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The Danbury Fair was a yearly exhibition in Danbury, Connecticut. It was begun in 1821 as an agricultural fair, but did not have a regular schedule until 1869 when hat manufacturers Rundle and White helped form the Danbury Farmers and Manufacturers Society. From then until its closing, the fair was open for ten days every October.
The fair took up 100 acres (0.4 km²) of what Rundle and White had hoped would be a Danbury Pleasure Park. Admission was 25 cents for adults and 15 cents for children. The fair offered everything from tobacco, pears, and home-brewed wines to hats, boots, saddles, carriages, wagons, churns, and stoves. In 1895, more than 1000 people were employed by the fair.
When the fair's owner John Leahy died in 1974, the organization fell into disarray. The last day of the fair was October 12, 1981, with an estimated 400,000 people having attended that year. All of the rides, attractions, and holdings were auctioned off. The Danbury Fair Mall was built on the fairgrounds by the Wilmorite Corporation. Photos of the fair and original signs used to be found in the mall's food court.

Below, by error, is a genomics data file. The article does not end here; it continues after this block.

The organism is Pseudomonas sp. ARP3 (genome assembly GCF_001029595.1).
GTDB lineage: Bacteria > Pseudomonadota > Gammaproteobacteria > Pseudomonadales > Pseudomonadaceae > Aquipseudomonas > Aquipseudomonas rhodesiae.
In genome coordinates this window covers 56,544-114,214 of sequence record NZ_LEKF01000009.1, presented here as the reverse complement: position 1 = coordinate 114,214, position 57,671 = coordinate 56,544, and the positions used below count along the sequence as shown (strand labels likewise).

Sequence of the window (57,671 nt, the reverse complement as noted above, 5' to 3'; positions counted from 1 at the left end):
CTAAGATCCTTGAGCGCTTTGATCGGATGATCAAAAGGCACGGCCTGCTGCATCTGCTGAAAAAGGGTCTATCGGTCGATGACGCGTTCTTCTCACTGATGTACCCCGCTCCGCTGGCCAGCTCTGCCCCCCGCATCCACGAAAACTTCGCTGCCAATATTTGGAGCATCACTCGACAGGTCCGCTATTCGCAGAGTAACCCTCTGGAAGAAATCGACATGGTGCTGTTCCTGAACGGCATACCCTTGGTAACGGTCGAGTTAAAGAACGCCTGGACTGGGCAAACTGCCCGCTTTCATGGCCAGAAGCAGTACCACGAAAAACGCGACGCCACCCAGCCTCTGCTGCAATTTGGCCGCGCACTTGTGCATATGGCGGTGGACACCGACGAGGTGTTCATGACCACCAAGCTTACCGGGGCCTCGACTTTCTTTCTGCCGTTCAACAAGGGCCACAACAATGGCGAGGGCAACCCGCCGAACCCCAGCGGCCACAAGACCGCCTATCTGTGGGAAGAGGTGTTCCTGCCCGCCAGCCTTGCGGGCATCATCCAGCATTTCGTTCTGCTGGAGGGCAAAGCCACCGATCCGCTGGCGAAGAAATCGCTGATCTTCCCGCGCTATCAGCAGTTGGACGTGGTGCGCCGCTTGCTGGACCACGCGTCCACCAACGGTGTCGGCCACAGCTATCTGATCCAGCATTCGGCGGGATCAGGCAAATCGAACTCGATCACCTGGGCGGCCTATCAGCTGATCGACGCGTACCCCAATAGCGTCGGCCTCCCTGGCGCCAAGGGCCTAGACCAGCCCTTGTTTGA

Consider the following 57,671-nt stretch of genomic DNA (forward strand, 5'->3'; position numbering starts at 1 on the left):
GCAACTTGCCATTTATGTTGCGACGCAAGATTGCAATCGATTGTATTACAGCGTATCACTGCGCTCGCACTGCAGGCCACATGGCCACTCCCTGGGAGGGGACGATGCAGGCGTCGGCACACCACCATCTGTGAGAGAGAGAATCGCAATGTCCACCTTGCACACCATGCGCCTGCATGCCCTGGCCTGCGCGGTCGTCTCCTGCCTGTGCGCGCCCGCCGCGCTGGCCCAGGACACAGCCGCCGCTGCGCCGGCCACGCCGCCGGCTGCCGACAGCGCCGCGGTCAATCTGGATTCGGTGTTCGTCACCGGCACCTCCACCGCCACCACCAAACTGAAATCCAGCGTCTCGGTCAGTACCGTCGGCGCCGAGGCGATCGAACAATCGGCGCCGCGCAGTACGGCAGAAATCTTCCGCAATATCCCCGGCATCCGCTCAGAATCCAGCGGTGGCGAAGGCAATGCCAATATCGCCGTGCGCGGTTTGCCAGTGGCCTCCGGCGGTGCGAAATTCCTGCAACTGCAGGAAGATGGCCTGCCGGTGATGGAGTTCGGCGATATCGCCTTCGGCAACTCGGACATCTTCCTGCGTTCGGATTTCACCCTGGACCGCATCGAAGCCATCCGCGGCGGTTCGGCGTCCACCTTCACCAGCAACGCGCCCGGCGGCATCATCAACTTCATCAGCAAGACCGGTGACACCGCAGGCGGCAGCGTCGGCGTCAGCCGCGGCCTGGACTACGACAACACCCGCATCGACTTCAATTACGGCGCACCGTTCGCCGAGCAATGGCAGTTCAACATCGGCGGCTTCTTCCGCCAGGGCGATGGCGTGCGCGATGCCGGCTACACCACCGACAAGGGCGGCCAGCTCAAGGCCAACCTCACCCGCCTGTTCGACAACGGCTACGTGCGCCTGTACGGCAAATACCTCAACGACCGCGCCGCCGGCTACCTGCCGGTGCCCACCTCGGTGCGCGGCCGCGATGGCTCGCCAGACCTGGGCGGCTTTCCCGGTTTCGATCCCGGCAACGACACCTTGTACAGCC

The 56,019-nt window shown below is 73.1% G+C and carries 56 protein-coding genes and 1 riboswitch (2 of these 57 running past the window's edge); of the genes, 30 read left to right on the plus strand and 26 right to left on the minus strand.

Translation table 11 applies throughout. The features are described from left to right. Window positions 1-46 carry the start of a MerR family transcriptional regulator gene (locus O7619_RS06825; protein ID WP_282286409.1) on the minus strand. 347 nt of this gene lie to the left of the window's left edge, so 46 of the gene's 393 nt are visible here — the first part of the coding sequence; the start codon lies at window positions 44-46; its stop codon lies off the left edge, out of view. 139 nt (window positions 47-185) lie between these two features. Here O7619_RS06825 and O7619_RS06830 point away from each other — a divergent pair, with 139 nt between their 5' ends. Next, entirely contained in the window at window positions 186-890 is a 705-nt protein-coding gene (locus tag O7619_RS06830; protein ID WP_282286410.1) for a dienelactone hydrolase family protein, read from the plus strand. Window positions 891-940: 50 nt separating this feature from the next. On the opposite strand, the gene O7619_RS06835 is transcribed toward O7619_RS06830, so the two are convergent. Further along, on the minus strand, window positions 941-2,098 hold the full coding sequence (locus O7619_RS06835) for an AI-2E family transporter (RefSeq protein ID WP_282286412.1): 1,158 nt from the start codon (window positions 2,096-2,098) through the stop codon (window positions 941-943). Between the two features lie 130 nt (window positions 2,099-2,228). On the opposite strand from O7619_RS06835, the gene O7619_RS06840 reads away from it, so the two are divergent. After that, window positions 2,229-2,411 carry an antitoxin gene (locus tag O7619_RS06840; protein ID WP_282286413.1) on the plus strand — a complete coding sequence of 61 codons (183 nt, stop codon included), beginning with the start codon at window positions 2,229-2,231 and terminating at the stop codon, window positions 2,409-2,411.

The fair featured large fiberglass sculptures of characters such as Uncle Sam and Paul Bunyan. Many of these were purchased after the fair was closed, and continue to exist (Photo of Uncle Sam at Magic Forest in Lake George, New York). The sculpture of Uncle Sam is 38 feet tall and is claimed to be the tallest Uncle Sam in the world. The sculpture of Paul Bunyan was manufactured by International Fiberglass, which mass-produced identical sculptures to sell to stores such as tire or muffler shops (thus the sculptures are generally referred to as Muffler Men). The Danbury Fair Paul Bunyan was eventually painted like a "hippy" and moved to Max Yasgur's Farm in Bethel, New York (home of annual Woodstock reunions).